1. I think those of us who have a range hood above our regular stoves could use that as a way to rid ourselves of toxic gasses from propane camp stoves. We do it every day with our gas stoves. Remember, though, some range hoods are not vented to the outdoors. You can determine if your is pretty easily. Those that recirculate vapors but are not outside vented tend to have one or two grilles on their face. All they do is filter the grease out before they send it back into the house.

    2. “reminder, propane camp stoves if used in an enclosed area Have to have a vent or an open window to get rid of the fumes, even the regular propane cook stoves all have a vent above them, if you try to use the camp stove in an enclosed area without a fresh air exhaust or open window YOU WILL DIE.

      A propane camp stove is exactly the same as a propane kitchen range. The kitchen ranges are not vented. The difference is the kitchen range has 4 burners plus the much larger burner in the oven and sometimes cooks use all of them at the same time.
      Use the camp stove – -you certainly will not die.

  2. Pete, thanks for the very professional article. It’s basic and I intend to share with my grown kids to get into the game, get started with their own stocking and provisioning. From a cost perspective, we started with a few Mountain House assorted meal buckets (typically from Costco Online and they go on sale several times a year) and then added tubs of peanut butter and jelly and hard crackers, along with the items you mentioned.

  3. Absolutely, rotate rotate rotate. I cannot tell you how many people I have moved and have food storage in canned goods 10 15 20 years old. I’m sure it still edible but it doesn’t take much effort to rotate.
    Also, store what your family will eat. It makes no sense both in dollars and unsatisfied family members to store something that they will not eat in a grid down situation. Or even between jobs or some emergency.

    1. bagman501,
      Right on with the rotation of all food stocks . When we rotate, we prepare a meal or two out of those rotated foods to make sure we like what we have saved and that it has stored well.

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  4. I am curious why you suggested minute rice rather than regular rice? Uncooked rice seems to cook well when added to boiling water, covered, and left to set. It uses no more fuel than minute rice. Just a bit more time. Don’t try this with brown or wild rice.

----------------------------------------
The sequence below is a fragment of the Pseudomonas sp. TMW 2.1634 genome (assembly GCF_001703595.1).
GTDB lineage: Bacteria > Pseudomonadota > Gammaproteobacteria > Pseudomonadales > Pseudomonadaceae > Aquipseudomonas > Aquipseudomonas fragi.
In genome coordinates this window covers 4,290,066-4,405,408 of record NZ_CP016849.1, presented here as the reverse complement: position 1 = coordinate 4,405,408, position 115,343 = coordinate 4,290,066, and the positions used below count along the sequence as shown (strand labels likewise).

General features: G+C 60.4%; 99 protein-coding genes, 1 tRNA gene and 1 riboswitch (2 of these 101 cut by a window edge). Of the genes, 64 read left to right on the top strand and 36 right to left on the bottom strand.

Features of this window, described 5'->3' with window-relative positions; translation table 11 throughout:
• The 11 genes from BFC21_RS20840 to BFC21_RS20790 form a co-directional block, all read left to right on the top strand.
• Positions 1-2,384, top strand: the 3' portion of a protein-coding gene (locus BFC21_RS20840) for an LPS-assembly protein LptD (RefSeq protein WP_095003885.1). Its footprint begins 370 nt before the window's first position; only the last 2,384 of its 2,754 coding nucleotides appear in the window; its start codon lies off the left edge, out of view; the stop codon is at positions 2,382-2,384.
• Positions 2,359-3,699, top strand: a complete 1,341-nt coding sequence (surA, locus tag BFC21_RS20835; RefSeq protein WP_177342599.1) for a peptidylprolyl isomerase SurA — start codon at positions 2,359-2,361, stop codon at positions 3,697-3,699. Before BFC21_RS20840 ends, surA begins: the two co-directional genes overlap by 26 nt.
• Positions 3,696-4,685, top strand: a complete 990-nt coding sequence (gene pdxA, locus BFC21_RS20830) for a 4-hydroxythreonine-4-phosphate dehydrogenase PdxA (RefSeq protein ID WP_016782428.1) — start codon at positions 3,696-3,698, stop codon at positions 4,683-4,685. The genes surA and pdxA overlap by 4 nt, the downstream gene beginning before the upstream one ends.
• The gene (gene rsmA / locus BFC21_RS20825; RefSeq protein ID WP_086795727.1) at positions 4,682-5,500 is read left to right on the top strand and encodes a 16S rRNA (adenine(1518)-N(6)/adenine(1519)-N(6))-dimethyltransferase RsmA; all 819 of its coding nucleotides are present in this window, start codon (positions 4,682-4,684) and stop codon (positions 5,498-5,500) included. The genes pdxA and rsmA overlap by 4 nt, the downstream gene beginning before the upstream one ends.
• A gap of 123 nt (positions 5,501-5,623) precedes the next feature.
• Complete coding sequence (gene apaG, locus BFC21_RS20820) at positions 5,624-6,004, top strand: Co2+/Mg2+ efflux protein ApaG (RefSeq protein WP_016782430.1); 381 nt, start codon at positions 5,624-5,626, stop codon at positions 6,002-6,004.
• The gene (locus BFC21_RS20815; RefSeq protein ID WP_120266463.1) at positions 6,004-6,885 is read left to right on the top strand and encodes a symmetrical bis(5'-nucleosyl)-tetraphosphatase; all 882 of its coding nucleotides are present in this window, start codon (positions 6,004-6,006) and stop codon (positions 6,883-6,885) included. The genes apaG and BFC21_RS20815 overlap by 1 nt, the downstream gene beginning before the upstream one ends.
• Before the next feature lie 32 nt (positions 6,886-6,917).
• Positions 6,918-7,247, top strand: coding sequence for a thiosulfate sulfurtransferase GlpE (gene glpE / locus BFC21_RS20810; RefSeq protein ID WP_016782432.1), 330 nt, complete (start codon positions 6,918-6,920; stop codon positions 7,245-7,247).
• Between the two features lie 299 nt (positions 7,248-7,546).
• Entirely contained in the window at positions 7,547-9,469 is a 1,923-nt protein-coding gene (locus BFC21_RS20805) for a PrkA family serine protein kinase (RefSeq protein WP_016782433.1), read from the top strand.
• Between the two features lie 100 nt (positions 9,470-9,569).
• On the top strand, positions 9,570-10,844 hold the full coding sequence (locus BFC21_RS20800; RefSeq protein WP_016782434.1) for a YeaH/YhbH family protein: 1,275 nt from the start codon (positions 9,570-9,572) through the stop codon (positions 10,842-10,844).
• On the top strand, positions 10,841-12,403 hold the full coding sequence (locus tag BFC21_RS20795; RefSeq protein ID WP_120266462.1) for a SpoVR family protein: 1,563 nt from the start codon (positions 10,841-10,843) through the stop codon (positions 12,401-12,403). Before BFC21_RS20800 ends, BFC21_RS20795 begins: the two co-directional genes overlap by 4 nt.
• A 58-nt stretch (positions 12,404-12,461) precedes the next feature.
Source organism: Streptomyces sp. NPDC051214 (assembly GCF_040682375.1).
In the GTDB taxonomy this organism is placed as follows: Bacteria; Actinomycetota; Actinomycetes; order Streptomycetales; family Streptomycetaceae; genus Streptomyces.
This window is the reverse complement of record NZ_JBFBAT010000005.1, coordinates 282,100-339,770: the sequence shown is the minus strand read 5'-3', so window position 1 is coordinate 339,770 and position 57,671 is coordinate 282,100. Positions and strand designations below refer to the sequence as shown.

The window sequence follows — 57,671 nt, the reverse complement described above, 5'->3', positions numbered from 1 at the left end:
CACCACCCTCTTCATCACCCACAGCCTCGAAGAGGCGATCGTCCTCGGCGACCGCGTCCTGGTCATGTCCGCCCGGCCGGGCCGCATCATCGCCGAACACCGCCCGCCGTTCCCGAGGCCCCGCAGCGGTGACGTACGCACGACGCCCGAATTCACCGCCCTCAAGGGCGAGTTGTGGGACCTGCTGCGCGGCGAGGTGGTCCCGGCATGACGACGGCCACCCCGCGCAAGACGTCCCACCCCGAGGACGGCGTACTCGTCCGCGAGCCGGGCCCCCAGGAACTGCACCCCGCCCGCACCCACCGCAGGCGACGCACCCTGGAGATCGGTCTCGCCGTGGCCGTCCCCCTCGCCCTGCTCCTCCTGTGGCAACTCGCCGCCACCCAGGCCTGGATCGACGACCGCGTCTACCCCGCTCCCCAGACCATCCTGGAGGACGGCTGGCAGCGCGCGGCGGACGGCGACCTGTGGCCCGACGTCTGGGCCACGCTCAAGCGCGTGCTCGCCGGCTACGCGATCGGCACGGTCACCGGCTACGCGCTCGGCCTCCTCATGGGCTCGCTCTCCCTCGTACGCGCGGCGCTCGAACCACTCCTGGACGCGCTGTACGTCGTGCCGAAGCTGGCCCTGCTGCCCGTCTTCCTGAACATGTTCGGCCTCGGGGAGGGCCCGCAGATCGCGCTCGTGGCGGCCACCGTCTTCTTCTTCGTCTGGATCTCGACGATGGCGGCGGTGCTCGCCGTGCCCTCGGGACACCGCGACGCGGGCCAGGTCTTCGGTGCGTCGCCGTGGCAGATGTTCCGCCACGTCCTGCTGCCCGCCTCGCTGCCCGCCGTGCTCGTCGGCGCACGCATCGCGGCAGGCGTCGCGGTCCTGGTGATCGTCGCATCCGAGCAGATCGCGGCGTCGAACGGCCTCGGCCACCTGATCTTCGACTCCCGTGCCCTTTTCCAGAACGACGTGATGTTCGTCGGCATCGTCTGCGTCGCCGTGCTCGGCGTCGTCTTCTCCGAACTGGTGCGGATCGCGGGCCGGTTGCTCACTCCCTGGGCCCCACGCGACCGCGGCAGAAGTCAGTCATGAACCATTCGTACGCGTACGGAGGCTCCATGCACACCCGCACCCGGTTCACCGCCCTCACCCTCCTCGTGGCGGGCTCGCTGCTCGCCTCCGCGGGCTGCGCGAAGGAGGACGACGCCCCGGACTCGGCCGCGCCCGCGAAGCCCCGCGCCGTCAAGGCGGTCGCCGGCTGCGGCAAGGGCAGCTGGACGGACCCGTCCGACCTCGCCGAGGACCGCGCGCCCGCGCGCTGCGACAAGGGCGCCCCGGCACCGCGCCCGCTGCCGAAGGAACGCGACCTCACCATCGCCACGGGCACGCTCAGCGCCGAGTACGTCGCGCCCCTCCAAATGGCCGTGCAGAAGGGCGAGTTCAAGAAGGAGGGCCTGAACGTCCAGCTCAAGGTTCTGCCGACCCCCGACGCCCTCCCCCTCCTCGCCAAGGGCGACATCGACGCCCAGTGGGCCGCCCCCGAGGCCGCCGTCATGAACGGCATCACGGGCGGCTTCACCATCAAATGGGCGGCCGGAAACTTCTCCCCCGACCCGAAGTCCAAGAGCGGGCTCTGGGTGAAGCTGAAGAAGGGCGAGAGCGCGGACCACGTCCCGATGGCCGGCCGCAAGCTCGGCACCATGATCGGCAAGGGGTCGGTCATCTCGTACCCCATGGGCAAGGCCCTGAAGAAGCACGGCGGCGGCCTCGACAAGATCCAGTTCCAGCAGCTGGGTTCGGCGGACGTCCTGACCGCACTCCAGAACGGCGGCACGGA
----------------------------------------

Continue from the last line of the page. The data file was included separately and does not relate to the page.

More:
1. “I am curious why you suggested minute rice rather than regular rice?”

      The premise was for easy to cook meals and what could be easier than Minute Rice?
      I do agree that regular rice cooks easy too but I just chose Minute Rice for the article.

  5. One problem with cans is freezing. In severe weather, if you do not have some source of heat for the house, some of your cans may freeze and burst.

    This happened to a friend of mine. She stored her cans in an unheated porch.

    Earth sheltering may buffer this, but do a test with a container of water first to see if it freezes.

  6. Regarding the propane cook stove: One can buy an adapter hose that connects a 20-pound propane bottle to the stove’s 1-pound bottle connector. We have one, and it does not require a regulator. Our hose came from Tractor Supply.

  7. Look into making your own Rocket Stove. It is fairly easy to do- Metal shears, gloves, marker, vermiculite, and some cursing can get it done. I made mine out of #10 cans and soup cans. Although they can be made out of cinder blocks, welded steel or other means. I know every school cafeteria gets rid of multiple big cans everyday. Simply ask- I did at my elementary school. They just recycle em anyway. These stoves use small sticks where anyone can find anywhere. Inner city folk would be wise to have one on hand if it all goes down.

  8. Yes I agree with rotate rotate rotate just moving houses …sorry not to Idaho …had to throw out several stores food items …stock what you eat …rotate so you have fresh …

  9. I’d like to recommend a cookbook called “Cooking with Stored Foods” by Carlene Tejada and Carroll Latham. It not only has recipes, but comprehensive sections on setting up a storage system as well as methods for storing food. I believe it’s out of print but pretty easy to find on Amazon or ebay. The publisher is HPBooks who put out a lot of useful cookbooks. “Make a Mix Cookery” and “More Make a MIx Cookery” are two of their other cookbooks that might be of interest to preppers as well.

  10. Just as an FYI: the dollar tree sells irradiated shelf stable milk (low-fat & whole) for a dollar a quart. I’m currently rotating mine & using some that I bought in 2/2015. Other than the cream separating/solidifying & not mixing back in (I got the whole milk) it has worked just fine in cooking & coffee.